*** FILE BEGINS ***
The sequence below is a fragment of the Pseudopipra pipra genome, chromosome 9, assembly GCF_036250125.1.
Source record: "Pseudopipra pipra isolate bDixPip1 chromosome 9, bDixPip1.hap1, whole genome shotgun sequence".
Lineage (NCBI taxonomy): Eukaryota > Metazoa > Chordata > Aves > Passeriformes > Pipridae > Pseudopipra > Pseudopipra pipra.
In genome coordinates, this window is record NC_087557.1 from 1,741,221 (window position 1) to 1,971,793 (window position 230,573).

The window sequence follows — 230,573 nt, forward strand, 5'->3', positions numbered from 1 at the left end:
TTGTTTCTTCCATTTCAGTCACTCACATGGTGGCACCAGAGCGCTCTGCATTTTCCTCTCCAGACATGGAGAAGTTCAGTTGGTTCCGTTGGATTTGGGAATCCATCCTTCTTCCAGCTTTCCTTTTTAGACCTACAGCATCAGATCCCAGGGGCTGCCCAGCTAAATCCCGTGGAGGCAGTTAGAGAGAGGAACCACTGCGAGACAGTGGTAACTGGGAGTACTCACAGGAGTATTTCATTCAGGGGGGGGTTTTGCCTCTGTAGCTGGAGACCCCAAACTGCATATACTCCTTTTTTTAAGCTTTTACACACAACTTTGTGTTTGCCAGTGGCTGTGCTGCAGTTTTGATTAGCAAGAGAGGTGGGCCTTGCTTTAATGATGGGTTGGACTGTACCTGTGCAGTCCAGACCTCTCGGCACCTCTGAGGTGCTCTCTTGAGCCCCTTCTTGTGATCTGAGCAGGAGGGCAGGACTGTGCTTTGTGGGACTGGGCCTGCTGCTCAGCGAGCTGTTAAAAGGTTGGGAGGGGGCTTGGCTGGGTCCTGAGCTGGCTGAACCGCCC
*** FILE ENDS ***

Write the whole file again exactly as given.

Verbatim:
The sequence below is a fragment of the Pseudopipra pipra genome, chromosome 9, assembly GCF_036250125.1.
Source record: "Pseudopipra pipra isolate bDixPip1 chromosome 9, bDixPip1.hap1, whole genome shotgun sequence".
Lineage (NCBI taxonomy): Eukaryota > Metazoa > Chordata > Aves > Passeriformes > Pipridae > Pseudopipra > Pseudopipra pipra.
In genome coordinates, this window is record NC_087557.1 from 1,741,221 (window position 1) to 1,971,793 (window position 230,573).

The window sequence follows — 230,573 nt, forward strand, 5'->3', positions numbered from 1 at the left end:
TTGTTTCTTCCATTTCAGTCACTCACATGGTGGCACCAGAGCGCTCTGCATTTTCCTCTCCAGACATGGAGAAGTTCAGTTGGTTCCGTTGGATTTGGGAATCCATCCTTCTTCCAGCTTTCCTTTTTAGACCTACAGCATCAGATCCCAGGGGCTGCCCAGCTAAATCCCGTGGAGGCAGTTAGAGAGAGGAACCACTGCGAGACAGTGGTAACTGGGAGTACTCACAGGAGTATTTCATTCAGGGGGGGGTTTTGCCTCTGTAGCTGGAGACCCCAAACTGCATATACTCCTTTTTTTAAGCTTTTACACACAACTTTGTGTTTGCCAGTGGCTGTGCTGCAGTTTTGATTAGCAAGAGAGGTGGGCCTTGCTTTAATGATGGGTTGGACTGTACCTGTGCAGTCCAGACCTCTCGGCACCTCTGAGGTGCTCTCTTGAGCCCCTTCTTGTGATCTGAGCAGGAGGGCAGGACTGTGCTTTGTGGGACTGGGCCTGCTGCTCAGCGAGCTGTTAAAAGGTTGGGAGGGGGCTTGGCTGGGTCCTGAGCTGGCTGAACCGCCC